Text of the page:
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I think the best approach is to ask yourself this:

Firstly, in what sense and to what extent can a 30 year old who is unable to fend for himself and is living with his parents can be happy?

Secondly, is the advice you're giving him going to make him significantly happier? and, if so, it is worth the effort he would have to expend to get from A to B.

You have an uphill task.!

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I have a brother in law who loves doing drugs. He currently is 31 years old (jobless), married (she makes the money in the house), has a 2 year old, and they both live with his parents because they cannot afford to get a house. His family wants him to stop doing drugs because they think,for religious purposes, that that is immoral. He argues that there is nothing immoral about doing drugs. They go in circles about this and get nowhere. He says that drugs allow him to enjoy life and make thinking about life easier.

I have an argument that I would like to be analyzed for its cogency that I think addresses the real issue at hand.

1. He must be honest (accept reality as a fact)

2. He must be productive (we need to create to survive)

3. By simply "enjoying life" at the exclusion of being productive one is not being honest about reality. Reality dictates that we must be productive first in order to enjoy life" To reverse the order is to evade reality by suggesting that they efect (enjoying life) is possible before the cause (being productive).

4. By living off of the income of parents, in their house, and using the money that his wife gives him on drugs to enjoy life he is not being honest (evading reality) and not being productive ("translating thought into physical form" Tara Smith)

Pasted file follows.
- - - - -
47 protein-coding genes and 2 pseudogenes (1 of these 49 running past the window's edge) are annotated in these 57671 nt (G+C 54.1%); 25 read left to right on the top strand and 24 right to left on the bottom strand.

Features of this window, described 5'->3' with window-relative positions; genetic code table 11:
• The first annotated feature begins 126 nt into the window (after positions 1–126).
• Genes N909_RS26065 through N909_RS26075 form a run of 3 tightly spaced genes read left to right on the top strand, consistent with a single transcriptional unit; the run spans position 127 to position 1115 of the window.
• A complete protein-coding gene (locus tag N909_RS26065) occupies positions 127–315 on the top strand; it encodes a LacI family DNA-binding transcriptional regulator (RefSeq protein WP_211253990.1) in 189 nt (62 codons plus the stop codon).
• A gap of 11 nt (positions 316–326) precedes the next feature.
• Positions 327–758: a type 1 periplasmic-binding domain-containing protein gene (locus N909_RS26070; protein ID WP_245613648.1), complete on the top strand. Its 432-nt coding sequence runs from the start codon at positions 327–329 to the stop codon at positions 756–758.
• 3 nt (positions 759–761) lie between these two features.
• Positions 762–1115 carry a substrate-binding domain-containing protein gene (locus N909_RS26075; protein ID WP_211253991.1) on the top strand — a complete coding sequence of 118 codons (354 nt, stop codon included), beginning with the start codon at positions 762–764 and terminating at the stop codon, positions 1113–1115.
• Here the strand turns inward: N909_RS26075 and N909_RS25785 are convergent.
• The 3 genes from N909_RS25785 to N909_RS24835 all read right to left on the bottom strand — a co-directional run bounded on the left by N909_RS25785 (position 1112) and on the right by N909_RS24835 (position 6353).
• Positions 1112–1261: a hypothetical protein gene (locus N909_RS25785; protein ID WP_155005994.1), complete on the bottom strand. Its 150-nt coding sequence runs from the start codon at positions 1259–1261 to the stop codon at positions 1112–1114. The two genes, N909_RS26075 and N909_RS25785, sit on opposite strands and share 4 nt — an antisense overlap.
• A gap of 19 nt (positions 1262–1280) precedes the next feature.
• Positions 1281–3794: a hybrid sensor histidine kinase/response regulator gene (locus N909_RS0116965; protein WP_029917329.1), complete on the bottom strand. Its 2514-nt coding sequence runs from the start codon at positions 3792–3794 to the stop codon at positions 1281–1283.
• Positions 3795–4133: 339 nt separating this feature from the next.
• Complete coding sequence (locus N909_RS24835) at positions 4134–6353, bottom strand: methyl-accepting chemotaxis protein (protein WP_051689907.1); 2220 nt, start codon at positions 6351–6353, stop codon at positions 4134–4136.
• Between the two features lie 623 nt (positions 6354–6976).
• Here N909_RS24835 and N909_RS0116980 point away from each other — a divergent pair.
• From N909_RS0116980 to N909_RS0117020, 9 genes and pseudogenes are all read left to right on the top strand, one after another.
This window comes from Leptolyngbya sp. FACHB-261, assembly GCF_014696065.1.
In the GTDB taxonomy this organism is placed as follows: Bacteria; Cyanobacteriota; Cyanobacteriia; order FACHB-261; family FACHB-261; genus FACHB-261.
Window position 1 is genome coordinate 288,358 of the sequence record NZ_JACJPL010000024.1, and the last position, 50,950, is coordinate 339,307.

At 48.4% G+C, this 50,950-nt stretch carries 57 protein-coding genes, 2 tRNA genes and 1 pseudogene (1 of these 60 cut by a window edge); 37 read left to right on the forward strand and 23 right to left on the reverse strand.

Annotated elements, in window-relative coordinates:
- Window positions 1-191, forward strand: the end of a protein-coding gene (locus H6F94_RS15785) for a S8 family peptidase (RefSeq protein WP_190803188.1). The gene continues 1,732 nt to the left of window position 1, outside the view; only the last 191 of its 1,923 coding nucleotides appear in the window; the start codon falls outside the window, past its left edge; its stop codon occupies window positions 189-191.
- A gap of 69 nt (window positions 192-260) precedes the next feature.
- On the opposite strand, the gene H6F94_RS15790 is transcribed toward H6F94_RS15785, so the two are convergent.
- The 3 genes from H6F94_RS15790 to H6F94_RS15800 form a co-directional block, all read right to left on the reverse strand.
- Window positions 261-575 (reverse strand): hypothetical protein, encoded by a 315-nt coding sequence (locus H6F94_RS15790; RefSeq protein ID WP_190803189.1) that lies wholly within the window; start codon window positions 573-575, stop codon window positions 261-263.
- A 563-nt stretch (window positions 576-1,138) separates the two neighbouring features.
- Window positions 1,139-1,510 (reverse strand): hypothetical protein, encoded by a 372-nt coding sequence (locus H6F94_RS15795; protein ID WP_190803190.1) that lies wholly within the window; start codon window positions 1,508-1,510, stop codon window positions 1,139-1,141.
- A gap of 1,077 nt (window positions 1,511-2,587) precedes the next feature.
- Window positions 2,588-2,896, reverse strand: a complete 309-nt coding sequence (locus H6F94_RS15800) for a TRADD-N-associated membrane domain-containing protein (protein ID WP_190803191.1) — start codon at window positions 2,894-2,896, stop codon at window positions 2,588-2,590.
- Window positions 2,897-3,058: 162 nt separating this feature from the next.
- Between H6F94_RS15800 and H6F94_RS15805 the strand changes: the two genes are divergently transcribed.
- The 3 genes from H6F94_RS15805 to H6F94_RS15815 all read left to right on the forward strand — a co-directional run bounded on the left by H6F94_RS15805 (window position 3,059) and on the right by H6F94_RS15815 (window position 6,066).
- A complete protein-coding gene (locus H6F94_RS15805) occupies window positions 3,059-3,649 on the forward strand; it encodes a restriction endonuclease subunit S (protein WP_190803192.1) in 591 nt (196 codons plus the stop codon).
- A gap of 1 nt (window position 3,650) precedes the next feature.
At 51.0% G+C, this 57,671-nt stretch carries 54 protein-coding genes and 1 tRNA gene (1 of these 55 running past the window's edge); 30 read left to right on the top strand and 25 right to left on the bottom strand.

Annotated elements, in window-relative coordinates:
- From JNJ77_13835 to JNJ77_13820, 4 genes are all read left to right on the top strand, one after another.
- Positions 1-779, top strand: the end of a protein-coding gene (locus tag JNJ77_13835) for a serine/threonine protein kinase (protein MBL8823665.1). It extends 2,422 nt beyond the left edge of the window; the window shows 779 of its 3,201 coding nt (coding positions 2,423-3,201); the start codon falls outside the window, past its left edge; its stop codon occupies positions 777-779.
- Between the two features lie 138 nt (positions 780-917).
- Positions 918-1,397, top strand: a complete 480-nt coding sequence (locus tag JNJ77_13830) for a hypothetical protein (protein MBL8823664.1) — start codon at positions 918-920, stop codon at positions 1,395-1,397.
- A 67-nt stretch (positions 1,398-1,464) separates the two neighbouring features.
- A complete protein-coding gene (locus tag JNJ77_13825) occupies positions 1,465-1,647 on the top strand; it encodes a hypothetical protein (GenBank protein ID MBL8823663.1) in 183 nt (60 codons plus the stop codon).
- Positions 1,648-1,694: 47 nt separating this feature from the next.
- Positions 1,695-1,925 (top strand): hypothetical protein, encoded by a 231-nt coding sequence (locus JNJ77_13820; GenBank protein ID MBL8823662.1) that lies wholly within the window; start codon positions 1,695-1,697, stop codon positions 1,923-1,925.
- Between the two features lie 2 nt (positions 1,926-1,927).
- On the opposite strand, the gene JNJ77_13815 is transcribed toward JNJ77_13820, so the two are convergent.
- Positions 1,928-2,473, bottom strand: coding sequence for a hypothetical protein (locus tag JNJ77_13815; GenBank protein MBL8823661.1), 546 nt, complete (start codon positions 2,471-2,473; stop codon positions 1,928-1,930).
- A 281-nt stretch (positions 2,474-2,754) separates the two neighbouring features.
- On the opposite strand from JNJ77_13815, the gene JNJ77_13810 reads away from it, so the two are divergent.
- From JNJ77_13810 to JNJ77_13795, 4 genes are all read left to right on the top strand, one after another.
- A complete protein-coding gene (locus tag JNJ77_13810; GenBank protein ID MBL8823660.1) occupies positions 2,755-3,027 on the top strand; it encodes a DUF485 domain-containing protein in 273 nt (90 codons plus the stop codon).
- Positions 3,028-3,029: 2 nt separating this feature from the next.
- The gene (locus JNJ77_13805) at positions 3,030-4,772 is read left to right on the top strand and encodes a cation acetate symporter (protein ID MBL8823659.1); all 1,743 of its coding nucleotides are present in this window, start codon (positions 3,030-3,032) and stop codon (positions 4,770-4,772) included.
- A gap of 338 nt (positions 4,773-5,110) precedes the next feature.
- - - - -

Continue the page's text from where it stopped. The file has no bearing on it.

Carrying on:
Thanks

Your arguments are good, but if he hasn't tried to get away from this life yet, he won't. He will have to get kicked out of his house and divorced before he changes, then you can explain to him what went wrong, to help him make sense of the pain. I am sorry, but arguments only change the minds of people who want to be convinced or who are dedicated to being right.

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I think its important to emphasize the importance of long term happiness in your argument. Many people view rational self-interest as seizing the maximum amount of benefit in the immediate present as opposed to finding important goals and working towards them in the long term. Happiness changes over weeks, not over the course of hours.

At the same time, you need to be open and honest about your motive for presenting the argument, otherwise he might sense that you're evading an issue purposefully or subconsciously.